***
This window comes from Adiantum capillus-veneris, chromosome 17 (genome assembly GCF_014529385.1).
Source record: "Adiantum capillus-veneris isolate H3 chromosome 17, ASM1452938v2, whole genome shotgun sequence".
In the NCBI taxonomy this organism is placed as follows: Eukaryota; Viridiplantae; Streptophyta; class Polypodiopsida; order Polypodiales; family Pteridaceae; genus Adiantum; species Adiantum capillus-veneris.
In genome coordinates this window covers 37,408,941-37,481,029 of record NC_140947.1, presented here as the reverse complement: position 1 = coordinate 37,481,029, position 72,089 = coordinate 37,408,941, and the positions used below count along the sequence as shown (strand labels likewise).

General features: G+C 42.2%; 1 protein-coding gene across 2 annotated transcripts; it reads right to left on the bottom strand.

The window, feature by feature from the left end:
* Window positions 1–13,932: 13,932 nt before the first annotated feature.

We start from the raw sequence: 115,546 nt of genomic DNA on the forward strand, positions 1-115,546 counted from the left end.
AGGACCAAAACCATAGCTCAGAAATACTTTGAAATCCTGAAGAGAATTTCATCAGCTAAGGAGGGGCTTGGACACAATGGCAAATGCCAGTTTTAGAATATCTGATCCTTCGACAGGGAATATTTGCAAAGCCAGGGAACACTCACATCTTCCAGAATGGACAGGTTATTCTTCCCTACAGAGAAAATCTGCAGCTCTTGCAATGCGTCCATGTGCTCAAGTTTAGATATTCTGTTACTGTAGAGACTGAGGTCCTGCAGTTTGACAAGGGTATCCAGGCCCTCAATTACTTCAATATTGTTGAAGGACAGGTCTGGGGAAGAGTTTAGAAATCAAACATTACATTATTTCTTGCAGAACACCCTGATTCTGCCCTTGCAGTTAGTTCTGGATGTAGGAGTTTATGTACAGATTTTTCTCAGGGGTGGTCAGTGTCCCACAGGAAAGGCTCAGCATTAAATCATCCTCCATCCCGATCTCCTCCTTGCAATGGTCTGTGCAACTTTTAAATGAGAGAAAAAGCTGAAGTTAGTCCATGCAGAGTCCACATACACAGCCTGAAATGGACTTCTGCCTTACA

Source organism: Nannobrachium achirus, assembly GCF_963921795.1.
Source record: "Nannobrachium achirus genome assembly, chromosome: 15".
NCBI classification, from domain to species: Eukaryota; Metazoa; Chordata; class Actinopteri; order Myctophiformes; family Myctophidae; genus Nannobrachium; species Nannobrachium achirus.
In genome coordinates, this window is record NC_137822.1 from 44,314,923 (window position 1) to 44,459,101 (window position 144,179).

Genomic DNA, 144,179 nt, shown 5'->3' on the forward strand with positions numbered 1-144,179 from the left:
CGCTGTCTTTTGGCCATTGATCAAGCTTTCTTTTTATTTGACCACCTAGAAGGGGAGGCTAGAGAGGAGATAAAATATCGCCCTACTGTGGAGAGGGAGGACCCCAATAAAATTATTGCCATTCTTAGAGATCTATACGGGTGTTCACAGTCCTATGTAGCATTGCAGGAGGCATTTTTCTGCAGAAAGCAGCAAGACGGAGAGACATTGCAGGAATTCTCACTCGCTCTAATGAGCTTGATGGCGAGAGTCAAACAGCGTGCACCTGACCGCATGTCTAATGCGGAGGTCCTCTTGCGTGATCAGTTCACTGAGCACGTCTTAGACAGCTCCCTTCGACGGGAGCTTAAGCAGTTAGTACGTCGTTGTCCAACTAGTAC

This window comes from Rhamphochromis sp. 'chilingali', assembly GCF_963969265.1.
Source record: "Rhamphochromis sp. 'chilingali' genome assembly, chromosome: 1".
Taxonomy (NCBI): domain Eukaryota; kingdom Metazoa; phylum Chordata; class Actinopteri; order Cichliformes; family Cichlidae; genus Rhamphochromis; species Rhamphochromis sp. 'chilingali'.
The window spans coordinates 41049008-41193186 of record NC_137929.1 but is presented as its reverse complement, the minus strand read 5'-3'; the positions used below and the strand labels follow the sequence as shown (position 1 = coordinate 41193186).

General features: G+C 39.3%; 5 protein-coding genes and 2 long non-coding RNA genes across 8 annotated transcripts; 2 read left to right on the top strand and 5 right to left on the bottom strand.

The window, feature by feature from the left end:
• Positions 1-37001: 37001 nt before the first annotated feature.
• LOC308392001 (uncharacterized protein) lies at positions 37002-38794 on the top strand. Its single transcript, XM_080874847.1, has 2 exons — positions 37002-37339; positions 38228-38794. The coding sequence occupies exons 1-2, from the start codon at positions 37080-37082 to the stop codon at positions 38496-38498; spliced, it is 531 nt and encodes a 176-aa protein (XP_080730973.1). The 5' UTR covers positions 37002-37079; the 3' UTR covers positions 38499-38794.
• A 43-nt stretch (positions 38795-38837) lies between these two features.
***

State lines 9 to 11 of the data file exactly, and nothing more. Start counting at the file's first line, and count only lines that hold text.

AGGACCAAAACCATAGCTCAGAAATACTTTGAAATCCTGAAGAGAATTTCATCAGCTAAGGAGGGGCTTGGACACAATGGCAAATGCCAGTTTTAGAATATCTGATCCTTCGACAGGGAATATTTGCAAAGCCAGGGAACACTCACATCTTCCAGAATGGACAGGTTATTCTTCCCTACAGAGAAAATCTGCAGCTCTTGCAATGCGTCCATGTGCTCAAGTTTAGATATTCTGTTACTGTAGAGACTGAGGTCCTGCAGTTTGACAAGGGTATCCAGGCCCTCAATTACTTCAATATTGTTGAAGGACAGGTCTGGGGAAGAGTTTAGAAATCAAACATTACATTATTTCTTGCAGAACACCCTGATTCTGCCCTTGCAGTTAGTTCTGGATGTAGGAGTTTATGTACAGATTTTTCTCAGGGGTGGTCAGTGTCCCACAGGAAAGGCTCAGCATTAAATCATCCTCCATCCCGATCTCCTCCTTGCAATGGTCTGTGCAACTTTTAAATGAGAGAAAAAGCTGAAGTTAGTCCATGCAGAGTCCACATACACAGCCTGAAATGGACTTCTGCCTTACA

Source organism: Nannobrachium achirus, assembly GCF_963921795.1.
Source record: "Nannobrachium achirus genome assembly, chromosome: 15".